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Mr. CARDIN. Mr. President, the budget document is a very important document.
It speaks to the priorities of our Nation, and it gives instructions to our committees to report out legislation consistent with that of the budget resolution. It gives instructions to the Appropriations Committee to pass appropriations bills and to other committees as it may affect revenues or mandatory spending.
We have that budget document for the fiscal year that begins October 1 of this year. That was included in the Budget Control Act which passed this body by 74 votes. It has the force and effect of law.
So our appropriations committees know the numbers for the appropriations bills for the year that begins October 1, and the other committees know what the requirements will be. The question is whether we should have a longer term commitment on dealing with our budget problems.
We do need a bipartisan, credible program that involves not only the Democrats and Republicans in the Senate, but also the Democrats and Republicans in the House, and the President of the United States. We need to avoid sequestration, and we need the predictability for our economy and for those who act upon our actions to know what the rules will be. We need to have a responsible plan to deal with the long-term deficit that is balanced and fair, that involves more revenue and spending cuts, that allows our recovery to continue, and is bipartisan.
I compliment Senator Conrad for his leadership in giving us an opportunity to move in that direction. I think Senator Conrad showed tremendous leadership on behalf of the Democratic members of the Budget Committee to forgo bringing forward a partisan budget and instead said: Let's take a look at a long-term budget that can get bipartisan support, that has been tested, that has been out there, and that is called Bowles-Simpson.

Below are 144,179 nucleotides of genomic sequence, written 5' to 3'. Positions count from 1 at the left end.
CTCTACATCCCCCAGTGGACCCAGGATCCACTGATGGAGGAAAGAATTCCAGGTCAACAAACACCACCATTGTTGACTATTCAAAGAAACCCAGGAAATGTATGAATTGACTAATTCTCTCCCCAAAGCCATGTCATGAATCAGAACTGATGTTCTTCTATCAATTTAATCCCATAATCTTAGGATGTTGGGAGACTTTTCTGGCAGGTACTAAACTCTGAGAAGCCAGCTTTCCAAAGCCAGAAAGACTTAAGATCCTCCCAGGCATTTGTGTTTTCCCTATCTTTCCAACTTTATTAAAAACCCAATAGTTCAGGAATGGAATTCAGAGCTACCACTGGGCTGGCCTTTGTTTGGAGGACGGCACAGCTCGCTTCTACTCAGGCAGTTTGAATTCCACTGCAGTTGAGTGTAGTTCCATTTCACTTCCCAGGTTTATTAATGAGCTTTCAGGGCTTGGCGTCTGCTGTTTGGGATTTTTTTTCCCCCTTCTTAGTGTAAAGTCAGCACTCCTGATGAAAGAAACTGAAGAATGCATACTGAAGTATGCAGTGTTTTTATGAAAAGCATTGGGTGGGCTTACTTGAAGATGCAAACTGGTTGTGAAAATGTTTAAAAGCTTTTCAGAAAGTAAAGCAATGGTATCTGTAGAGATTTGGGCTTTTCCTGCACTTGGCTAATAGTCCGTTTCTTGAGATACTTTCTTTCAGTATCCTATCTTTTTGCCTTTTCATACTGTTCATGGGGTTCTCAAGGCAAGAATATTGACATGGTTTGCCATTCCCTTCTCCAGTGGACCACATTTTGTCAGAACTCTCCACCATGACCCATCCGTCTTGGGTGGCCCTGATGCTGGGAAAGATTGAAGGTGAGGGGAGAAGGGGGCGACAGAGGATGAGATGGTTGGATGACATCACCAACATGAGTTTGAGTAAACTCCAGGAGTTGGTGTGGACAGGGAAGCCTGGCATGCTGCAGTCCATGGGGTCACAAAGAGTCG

We are talking about the broad outline. A budget document gives broad instructions to the committee. It is the so-called macro numbers. I think the chairman has provided us the leadership on that issue. But do not get confused, we have a budget for the fiscal year that begins October 1. We have it earlier than we have ever had it, and it has the force and effect of law.
Each of the four Republican plans that we will be voting on moves us in the wrong direction to accomplishing those goals. They use almost all of the spending cuts that are included in these budgets for additional tax cuts. It benefits primarily those who do not need an additional tax cut. The House Republican budget would provide $1 trillion in tax cuts for the wealthiest among us, giving millionaires an average tax cut of $150,000. At the same time, that budget would ask our college students to pay more by allowing interest rates on their loans to increase, and they would ask our seniors to pay more by paying more for their Medicare benefits.
They have it backward. Those who have sacrificed the most during these economic times under Republican budgets would be asked to pay more. Those who have benefited the most during that period of time would get additional tax cuts. That is not what we should be doing. It would hurt our economic recovery.